Morning Edition
Morning Edition
Monday, July 8, 2013

Minnesota Public Radio Stories

  • PlantingFarm bill support frays amid tight money, shifting alliances
    For decades, Congress rolled food stamps and farm subsidies together into one giant bill. The tactic generated lots of rural and urban votes from politicians in both parties. Everyone got something out of the deal. That longtime marriage, though, is in trouble. With federal money tight, old alliances are starting to fray.7:20 a.m.
  • Douglas DaytonDouglas Dayton played key role in shaping Target Corp.
    Douglas Dayton, who was instrumental in opening the first Target stores, died Friday. He was 88.7:25 a.m.
  • Stewart MillsEarly on campaign trail, Mills says government hurts job growth
    Political newcomer Stewart Mills is running for Congress as a Republican, hoping to beat DFL Rep. Rick Nolan in the 8th Congressional District, which covers a large swath of northeastern Minnesota. Mills, vice president of his family's Mills Fleet Farm stores, says he has seen how government can hurt job growth.8:25 a.m.

National Public Radio Stories

  • NTSB Investigators Probe Clues Of Asiana Flight 214 Crash
    More details are emerging about the crash of Asiana flight 214 at San Francisco International Airport on Saturday that killed two people. The Boeing 777 jet nearly stalled on its approach to land, and the flight crew tried to take corrective action just seconds before it hit the ground. There's also word the pilot, while having extensive flying experience, had only 43 hours on the 777.
  • Dozens Die In Clashes Outside Cairo's Republican Guard HQ
    In Egypt, dozens of people were killed in a clash between protesters and security forces Monday morning. The Muslim Brotherhood says government forces fired on them. The military says the headquarters was stormed by protesters.
  • Emotions, Fees Play Major Roles For Individual Investors
    In recent weeks, NPR's Uri Berliner took money from his personal savings account that was losing value to inflation and sought out various investments. What did he learn?
  • 'Gasland' Sequel Has More Fracking Horror Stories
    The documentary Gasland inspired legions of "fracktivists" to oppose natural gas drilling booms across the country. Now the film has a sequel. Gasland Part II by director Josh Fox begins airing on HBO Monday night.
  • Farming Got Hip In Iran Some 12,000 Years Ago, Ancient Seeds Reveal
    Archaeologists had considered Iran unimportant in the history of farming – until now. Ancient seeds and farming tools uncovered in Iran reveal Stone Age people there were growing lentils, barley and other crops. The findings offer a snapshot of a time when humans first started experimenting with farming.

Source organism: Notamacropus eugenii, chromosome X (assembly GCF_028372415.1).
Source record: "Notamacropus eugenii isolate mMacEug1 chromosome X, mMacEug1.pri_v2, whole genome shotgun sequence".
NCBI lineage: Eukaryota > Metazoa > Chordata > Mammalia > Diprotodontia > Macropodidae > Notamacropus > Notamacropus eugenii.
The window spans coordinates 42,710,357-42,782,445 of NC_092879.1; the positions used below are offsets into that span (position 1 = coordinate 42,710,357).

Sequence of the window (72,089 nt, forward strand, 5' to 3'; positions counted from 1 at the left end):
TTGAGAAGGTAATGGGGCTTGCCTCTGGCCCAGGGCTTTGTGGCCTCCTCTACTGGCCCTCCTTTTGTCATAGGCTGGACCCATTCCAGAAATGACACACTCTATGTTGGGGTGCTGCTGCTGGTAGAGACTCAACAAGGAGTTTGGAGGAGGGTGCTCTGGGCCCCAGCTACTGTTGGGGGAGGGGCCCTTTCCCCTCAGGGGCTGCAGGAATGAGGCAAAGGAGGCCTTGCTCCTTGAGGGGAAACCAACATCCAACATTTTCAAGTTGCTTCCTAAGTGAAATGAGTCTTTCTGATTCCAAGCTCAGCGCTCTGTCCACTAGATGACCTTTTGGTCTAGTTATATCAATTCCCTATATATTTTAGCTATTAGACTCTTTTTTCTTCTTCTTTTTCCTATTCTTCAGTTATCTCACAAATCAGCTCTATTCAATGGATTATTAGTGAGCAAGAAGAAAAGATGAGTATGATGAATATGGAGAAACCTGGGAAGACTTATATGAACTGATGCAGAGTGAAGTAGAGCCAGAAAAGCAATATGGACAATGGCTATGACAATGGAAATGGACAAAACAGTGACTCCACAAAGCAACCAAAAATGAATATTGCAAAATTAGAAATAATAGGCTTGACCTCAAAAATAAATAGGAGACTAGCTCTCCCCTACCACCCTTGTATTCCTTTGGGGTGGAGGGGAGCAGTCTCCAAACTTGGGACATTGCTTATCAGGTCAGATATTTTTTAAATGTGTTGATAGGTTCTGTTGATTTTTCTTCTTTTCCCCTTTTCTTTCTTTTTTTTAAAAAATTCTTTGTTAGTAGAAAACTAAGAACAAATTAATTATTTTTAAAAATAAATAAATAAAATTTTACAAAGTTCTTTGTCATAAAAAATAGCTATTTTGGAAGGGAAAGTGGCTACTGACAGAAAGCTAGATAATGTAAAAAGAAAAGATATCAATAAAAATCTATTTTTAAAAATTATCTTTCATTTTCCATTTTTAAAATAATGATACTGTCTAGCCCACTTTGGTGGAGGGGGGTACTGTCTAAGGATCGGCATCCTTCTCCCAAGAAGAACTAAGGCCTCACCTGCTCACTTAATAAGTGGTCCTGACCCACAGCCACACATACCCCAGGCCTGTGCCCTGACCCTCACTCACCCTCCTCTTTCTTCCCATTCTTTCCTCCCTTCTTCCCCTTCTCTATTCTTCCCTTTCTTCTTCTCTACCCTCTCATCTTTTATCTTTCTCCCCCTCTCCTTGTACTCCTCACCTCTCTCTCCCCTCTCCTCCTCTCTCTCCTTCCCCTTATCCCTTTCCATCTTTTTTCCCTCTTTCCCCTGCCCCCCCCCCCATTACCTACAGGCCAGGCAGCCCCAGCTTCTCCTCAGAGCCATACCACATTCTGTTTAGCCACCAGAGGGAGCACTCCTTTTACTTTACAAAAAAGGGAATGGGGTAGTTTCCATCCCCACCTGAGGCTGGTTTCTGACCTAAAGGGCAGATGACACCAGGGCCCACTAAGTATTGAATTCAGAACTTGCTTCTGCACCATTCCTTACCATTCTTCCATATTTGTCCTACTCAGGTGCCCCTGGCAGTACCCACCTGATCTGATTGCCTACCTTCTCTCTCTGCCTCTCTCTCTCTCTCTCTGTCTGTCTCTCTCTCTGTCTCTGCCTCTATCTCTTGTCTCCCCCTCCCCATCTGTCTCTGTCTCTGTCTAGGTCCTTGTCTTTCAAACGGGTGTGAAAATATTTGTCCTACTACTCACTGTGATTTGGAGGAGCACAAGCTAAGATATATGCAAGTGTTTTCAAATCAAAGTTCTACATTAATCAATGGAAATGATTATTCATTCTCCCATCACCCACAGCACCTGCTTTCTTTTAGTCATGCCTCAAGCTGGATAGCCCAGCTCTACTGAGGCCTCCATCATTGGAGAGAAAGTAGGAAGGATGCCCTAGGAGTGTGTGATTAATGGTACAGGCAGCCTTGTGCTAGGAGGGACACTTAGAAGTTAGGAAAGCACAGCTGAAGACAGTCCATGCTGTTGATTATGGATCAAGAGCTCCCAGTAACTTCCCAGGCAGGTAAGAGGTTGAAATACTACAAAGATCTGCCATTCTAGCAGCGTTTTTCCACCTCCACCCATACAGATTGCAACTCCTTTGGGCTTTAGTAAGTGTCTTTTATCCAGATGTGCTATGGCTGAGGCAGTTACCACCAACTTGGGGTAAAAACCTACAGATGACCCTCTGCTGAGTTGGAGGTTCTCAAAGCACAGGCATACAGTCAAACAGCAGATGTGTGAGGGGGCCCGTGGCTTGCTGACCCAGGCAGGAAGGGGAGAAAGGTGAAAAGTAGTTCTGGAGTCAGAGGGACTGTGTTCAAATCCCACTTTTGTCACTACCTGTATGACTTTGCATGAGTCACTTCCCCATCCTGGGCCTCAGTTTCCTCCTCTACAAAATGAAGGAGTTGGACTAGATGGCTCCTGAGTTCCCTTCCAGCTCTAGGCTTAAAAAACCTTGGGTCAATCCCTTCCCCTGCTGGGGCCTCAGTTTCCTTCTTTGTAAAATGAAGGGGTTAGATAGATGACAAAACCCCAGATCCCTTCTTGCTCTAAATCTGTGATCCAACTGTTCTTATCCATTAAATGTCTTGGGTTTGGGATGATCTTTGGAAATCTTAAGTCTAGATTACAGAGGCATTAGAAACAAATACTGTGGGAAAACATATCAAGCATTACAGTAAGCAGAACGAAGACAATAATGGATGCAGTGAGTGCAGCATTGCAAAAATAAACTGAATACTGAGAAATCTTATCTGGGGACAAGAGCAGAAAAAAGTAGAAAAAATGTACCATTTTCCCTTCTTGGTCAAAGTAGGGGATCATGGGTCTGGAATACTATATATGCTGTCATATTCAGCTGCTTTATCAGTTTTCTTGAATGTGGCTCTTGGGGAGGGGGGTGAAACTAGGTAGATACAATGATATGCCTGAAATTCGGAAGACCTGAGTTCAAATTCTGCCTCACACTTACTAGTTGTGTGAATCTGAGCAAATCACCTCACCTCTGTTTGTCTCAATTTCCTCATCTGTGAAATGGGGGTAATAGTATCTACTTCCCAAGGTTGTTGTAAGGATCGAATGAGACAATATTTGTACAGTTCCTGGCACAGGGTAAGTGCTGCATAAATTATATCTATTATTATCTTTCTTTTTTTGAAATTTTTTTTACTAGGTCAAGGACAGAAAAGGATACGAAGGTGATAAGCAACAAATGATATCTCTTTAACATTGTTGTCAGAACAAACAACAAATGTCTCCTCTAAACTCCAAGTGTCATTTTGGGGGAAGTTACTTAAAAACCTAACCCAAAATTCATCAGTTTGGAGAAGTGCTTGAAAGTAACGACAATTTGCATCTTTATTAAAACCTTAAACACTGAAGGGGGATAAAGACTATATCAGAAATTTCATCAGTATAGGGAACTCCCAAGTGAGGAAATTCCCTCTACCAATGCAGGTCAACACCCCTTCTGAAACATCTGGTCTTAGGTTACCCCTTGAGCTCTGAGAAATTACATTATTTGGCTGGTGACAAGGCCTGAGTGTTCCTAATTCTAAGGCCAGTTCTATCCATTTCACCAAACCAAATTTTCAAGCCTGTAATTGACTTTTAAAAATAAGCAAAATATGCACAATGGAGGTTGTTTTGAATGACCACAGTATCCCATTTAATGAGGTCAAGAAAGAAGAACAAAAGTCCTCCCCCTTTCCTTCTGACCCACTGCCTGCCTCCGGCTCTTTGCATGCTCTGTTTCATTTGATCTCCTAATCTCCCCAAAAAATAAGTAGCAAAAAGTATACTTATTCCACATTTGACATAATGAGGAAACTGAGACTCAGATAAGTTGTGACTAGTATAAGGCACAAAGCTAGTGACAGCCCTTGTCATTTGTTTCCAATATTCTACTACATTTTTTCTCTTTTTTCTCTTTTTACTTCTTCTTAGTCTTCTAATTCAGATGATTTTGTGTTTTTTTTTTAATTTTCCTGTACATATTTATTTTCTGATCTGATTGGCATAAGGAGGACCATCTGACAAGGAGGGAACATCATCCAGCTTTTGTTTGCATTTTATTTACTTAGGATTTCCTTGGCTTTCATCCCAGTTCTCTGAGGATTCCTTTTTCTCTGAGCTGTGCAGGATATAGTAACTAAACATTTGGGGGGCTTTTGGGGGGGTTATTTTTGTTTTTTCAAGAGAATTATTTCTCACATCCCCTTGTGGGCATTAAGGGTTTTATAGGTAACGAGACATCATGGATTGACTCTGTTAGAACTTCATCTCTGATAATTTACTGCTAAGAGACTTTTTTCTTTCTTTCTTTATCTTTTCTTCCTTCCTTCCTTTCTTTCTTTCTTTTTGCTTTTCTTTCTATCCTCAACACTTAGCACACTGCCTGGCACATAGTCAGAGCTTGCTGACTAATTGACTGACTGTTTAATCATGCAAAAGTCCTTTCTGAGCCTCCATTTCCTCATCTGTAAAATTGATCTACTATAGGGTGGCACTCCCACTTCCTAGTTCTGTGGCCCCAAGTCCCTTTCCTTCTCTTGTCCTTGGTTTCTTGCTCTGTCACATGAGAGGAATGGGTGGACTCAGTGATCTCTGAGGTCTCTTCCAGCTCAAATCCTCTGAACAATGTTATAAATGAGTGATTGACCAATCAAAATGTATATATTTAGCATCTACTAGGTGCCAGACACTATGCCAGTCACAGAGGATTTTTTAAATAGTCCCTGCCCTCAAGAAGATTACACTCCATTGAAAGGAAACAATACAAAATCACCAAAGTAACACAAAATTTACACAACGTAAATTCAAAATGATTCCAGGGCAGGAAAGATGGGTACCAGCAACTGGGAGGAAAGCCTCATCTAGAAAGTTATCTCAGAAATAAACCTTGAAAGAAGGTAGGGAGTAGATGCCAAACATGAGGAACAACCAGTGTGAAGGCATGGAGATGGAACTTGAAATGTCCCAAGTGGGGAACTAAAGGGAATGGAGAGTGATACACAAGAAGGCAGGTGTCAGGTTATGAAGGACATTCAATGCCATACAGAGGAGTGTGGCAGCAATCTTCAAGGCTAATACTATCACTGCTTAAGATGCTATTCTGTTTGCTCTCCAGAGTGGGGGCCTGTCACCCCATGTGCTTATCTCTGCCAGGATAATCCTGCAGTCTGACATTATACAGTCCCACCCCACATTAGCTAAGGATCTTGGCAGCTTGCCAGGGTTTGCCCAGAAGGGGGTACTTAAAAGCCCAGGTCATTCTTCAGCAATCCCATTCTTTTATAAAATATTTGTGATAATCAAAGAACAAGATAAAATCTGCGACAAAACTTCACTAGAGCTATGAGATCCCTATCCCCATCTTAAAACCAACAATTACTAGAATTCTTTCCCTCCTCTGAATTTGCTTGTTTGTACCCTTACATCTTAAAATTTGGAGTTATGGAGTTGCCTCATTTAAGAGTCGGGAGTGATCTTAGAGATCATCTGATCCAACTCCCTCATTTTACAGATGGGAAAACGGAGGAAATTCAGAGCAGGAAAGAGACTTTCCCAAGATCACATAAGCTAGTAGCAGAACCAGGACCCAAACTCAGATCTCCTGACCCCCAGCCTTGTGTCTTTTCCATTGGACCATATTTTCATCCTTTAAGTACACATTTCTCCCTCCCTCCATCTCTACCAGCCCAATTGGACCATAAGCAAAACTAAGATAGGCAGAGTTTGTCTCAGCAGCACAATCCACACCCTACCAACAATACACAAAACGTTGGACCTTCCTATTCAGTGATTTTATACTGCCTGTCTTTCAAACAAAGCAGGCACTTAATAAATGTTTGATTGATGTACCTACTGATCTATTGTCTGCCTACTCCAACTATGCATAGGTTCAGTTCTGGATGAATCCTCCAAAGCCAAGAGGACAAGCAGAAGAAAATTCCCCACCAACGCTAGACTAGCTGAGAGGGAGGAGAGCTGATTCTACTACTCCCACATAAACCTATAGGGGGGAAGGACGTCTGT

• Finding Simple Tests For Brain Disorders Turns Out To Be Complex
    There are tests for heart attacks and diabetes, but few for brain disorders. Researchers are trying to change that, but are finding the hunt for biomarkers for mental illness to be a tough slog. Tests on the market, like ones for Alzheimer's, are not conclusive.
  • IMF Warns Of Global Slowdown
    International Monetary Fund chief Christine Lagarde on Sunday singled out the U.S. Congress for failing to avert across-the-board spending cuts that slow down potential for growth. She called U.S. deficit reduction in 2013 excessively rapid and ill-designed.
  • Call Centers Call On Multilingual Portuguese
    Thanks to a long history of migration, many Portuguese speak many different languages, and that's a big draw for European call centers. It's one of the few bright spots in Portugal's bleak economy.
  • Pope Francis Encourages A Humble Ride For Priests And Nuns
    On Saturday, speaking to priests-in-training and nuns, Pope Francis said a car is necessary to do a lot of work, but it shouldn't be a fancy one. He said, "Just think about how many children are dying of hunger in the world." He added that seeing priests and nuns in the latest-model cars hurts him.
  • After July 4 Recess, Immigration Is Still A Hot Topic
    Congress returns to Capitol Hill this week with the House in a quandary about immigration overhaul. The Senate-passed bill is "Dead on Arrival," according to many House members, and they are considering a variety of alternatives.

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